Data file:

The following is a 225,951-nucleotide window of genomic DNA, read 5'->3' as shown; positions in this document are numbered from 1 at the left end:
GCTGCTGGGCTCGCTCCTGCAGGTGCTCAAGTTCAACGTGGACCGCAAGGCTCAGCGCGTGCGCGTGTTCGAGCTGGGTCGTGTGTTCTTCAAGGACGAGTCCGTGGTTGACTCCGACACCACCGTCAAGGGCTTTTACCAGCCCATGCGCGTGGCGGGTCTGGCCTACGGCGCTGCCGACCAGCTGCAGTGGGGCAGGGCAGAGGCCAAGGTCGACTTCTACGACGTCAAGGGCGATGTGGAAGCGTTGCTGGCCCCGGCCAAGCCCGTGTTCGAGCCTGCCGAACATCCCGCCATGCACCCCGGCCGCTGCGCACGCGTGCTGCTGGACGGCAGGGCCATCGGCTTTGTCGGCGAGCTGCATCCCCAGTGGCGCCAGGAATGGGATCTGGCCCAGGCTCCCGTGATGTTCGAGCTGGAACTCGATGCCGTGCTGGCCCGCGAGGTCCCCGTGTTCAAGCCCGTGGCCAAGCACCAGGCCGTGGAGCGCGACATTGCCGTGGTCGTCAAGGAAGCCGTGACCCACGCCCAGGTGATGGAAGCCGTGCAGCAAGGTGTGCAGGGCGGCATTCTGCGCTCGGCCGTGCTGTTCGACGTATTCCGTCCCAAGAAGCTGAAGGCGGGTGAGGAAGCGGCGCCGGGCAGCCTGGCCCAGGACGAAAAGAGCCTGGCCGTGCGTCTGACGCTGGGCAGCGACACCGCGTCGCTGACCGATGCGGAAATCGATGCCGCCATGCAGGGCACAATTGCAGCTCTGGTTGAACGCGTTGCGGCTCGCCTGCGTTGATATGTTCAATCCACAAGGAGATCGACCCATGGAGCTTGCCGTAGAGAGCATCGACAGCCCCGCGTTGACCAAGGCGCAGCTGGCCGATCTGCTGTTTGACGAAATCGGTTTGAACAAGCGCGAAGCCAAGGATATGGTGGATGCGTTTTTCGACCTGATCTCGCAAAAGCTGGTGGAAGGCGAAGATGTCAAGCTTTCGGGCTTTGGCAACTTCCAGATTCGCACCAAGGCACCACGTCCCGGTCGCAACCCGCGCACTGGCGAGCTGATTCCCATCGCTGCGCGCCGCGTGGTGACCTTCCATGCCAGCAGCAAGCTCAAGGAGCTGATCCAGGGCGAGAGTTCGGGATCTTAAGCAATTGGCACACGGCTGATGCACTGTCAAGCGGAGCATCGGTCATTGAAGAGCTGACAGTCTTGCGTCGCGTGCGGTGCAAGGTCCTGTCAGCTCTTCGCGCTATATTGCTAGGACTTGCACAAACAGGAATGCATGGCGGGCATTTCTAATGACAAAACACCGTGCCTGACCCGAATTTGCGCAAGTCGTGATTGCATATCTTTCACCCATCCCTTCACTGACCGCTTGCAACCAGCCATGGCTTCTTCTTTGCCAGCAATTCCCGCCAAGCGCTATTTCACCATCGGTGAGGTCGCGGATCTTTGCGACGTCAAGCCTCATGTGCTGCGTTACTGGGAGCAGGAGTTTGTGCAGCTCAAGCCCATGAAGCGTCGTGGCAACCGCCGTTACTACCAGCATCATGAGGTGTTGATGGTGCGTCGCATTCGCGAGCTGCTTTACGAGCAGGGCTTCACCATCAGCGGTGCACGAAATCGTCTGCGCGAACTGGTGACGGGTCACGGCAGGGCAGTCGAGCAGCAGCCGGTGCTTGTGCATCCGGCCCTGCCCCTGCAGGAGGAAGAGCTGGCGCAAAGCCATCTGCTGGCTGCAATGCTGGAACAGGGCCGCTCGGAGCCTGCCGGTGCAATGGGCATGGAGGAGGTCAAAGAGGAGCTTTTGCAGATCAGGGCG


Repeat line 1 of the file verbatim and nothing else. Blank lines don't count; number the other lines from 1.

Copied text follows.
The following is a 225,951-nucleotide window of genomic DNA, read 5'->3' as shown; positions in this document are numbered from 1 at the left end: